Internationalist Separatism and the Political Use of “Historical Statehood” in the Unrecognized Republics of Transnistria and Donbass
The article offers an analysis of historical politics and political use of the “historical statehood” concept in the unrecognized republics of Transnistria and Donbass. It traces the use of the“historical statehood” by the Transnistrian and Donbass separatist leaders for legitimizing their cause, in their political struggle and expansionist pursuits, and in the appeals to the population of territories under the control of the central governments. A specific strategy of self-legitimization and self-representation, emphasizing multiethnicity and declarative rejection of ethnic nationalism, influences the way these separatist regimes employ historical politics and instrumentalize their “historical statehood.” I suggest naming this approach “internationalist separatism.”
History of classical philology and the reception of Greek and Roman antiquity in Moldova (Moldavia, Bessarabia).
The paper deals with the activity of the Unrepresented Nations and Peoples Organization which is used as the means of struggle for special rights of groups and territories in different regions of the world, including Africa.
This article explores the role played by the Eternitate memorial complex, the central site for World War II commemoration in Chişinău, as a tool and site of history politics in the Republic of Moldova. It analyzes different facets of the history of the memorial complex, focusing in particular on the years after its renovation in 2006. The article traces the evolution of the site from a Soviet military glory complex to a more multi-layered and diverse commemorative space, which even includes monuments not related to World War II. It demonstrates how commemorations at the complex interact with the complexities of history politics in independent Moldova, as well as with the culturally diverse history of Chişinău and the site itself.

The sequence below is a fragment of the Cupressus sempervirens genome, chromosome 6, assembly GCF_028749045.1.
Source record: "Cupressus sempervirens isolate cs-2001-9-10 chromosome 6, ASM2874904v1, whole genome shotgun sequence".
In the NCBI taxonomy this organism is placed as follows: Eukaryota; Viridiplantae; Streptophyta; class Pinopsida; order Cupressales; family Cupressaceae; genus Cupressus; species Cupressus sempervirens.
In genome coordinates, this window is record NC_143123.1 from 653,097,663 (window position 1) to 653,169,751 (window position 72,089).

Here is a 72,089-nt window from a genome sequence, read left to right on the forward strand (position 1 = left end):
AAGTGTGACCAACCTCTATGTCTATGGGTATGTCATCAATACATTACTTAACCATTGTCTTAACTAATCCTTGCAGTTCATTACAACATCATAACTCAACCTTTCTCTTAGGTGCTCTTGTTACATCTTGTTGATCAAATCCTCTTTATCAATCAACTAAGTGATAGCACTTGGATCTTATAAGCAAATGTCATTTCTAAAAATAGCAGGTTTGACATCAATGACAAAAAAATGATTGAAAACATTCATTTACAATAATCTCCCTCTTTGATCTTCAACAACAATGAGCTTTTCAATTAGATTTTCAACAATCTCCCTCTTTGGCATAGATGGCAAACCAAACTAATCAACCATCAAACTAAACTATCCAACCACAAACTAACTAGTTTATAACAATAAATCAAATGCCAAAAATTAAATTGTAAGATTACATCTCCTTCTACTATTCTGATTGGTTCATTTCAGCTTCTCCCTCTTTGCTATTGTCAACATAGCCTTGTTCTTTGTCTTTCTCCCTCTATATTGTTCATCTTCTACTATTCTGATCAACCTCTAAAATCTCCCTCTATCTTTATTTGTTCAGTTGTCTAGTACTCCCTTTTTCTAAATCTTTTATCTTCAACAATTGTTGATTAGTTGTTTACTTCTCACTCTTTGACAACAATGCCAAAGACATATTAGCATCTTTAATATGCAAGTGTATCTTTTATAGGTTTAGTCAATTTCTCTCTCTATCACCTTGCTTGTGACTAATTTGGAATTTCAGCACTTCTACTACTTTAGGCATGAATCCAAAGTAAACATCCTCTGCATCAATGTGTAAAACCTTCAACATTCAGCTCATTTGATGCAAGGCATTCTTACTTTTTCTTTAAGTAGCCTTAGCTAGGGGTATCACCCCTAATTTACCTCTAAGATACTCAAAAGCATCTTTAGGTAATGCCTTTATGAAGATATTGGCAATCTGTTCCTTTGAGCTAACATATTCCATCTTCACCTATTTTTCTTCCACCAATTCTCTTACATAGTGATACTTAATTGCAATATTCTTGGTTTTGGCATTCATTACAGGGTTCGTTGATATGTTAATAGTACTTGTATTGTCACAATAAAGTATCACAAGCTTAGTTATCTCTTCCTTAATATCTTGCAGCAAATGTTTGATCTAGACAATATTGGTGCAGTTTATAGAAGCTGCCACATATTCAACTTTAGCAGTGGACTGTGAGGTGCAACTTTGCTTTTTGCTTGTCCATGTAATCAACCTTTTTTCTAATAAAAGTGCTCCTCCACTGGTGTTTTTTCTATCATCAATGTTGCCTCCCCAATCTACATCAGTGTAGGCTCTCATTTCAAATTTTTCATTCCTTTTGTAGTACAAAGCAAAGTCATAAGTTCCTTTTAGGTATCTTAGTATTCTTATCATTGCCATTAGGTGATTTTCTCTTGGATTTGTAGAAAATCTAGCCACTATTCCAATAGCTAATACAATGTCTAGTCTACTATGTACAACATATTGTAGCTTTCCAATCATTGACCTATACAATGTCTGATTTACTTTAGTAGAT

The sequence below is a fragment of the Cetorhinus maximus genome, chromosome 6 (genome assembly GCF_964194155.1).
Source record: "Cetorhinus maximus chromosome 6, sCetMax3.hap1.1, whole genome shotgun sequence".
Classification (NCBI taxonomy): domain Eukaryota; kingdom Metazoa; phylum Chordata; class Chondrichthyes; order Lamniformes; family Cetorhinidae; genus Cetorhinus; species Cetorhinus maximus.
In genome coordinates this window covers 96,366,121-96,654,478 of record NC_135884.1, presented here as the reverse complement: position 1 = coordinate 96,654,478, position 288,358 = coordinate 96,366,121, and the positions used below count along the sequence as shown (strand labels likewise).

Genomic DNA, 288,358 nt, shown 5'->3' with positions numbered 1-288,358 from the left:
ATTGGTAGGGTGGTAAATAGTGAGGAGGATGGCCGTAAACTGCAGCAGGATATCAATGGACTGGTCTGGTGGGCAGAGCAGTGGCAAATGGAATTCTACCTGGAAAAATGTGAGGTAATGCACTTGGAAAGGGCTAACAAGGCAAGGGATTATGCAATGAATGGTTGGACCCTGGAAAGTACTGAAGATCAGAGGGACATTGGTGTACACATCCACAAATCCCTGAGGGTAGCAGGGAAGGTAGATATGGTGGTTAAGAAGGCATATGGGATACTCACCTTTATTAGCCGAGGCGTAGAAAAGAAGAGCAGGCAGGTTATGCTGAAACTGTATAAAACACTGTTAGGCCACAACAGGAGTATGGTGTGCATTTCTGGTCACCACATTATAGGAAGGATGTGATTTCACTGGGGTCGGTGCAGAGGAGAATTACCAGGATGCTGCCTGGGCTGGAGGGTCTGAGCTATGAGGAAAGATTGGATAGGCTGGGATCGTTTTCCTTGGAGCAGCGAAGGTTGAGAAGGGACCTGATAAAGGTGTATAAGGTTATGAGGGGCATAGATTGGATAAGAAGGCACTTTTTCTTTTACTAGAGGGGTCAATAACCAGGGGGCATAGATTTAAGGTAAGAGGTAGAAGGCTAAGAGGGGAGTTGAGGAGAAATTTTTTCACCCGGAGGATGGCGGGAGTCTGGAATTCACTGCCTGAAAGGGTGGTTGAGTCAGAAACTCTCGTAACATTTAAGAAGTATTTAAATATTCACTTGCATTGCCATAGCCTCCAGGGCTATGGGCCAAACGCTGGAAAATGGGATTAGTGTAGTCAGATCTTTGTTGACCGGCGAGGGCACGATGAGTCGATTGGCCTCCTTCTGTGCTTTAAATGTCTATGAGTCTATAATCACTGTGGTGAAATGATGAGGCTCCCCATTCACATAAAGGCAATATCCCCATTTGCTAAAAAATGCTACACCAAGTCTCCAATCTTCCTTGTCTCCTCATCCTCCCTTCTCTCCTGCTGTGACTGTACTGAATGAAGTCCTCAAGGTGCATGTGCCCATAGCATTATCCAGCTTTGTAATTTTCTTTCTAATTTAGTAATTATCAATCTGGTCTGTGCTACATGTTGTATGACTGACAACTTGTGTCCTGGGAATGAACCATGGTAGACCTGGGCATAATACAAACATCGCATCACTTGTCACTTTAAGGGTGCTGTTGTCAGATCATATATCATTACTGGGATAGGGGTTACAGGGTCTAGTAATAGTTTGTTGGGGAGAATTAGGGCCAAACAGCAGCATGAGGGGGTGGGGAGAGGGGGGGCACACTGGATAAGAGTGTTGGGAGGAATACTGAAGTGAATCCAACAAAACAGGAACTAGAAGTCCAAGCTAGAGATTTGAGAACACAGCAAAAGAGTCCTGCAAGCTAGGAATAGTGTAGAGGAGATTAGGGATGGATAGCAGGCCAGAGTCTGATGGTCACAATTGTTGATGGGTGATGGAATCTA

In connection with a number of significant events that took place in May 2018, the HSE research group offers readers a special edition of the Eurasian Panorama devoted to the analysis of the four directions of Eurasian integration.
On May 14, 2018, at the summit of the Supreme Eurasian Economic Council, Moldova became the first country to be granted the status of an observer state with the EAEU. What gives such a status, in what conditions was it granted and what can be done to fill it with content?
On May 17, 2018, at the Astana Economic Forum, two strategic agreements were signed: one on the establishment of a temporary free trade area with Iran, and one on trade and economic cooperation with China. What is the essence of and are the differences between these agreements, and what will they give to the Eurasian business community?
From May 23 to May 26, 2018, the annual St. Petersburg International Economic Forum was held. This year the main topic of the business forum was the digital economy, including, in Eurasian integration. How to correctly implement the digitalization of the Eurasian Union?
In addition, the Eurasian Economic Commission made public the results of the first two years of participation of Armenia and Kyrgyzstan in the Eurasian Economic Union, and the International Institute for Applied Systems Analysis (IIASA) in Vienna (Austria) presented research papers on the harmonization of technical regulation systems, increasing foreign direct investment and developing transport communications between the EU and the EAEU.
These topics are covered in detail in this special issue.
This month is also exactly four years from May 29, 2014 - the date of signing the Treaty on the Eurasian Economic Union. We have the honor to congratulate you on this anniversary!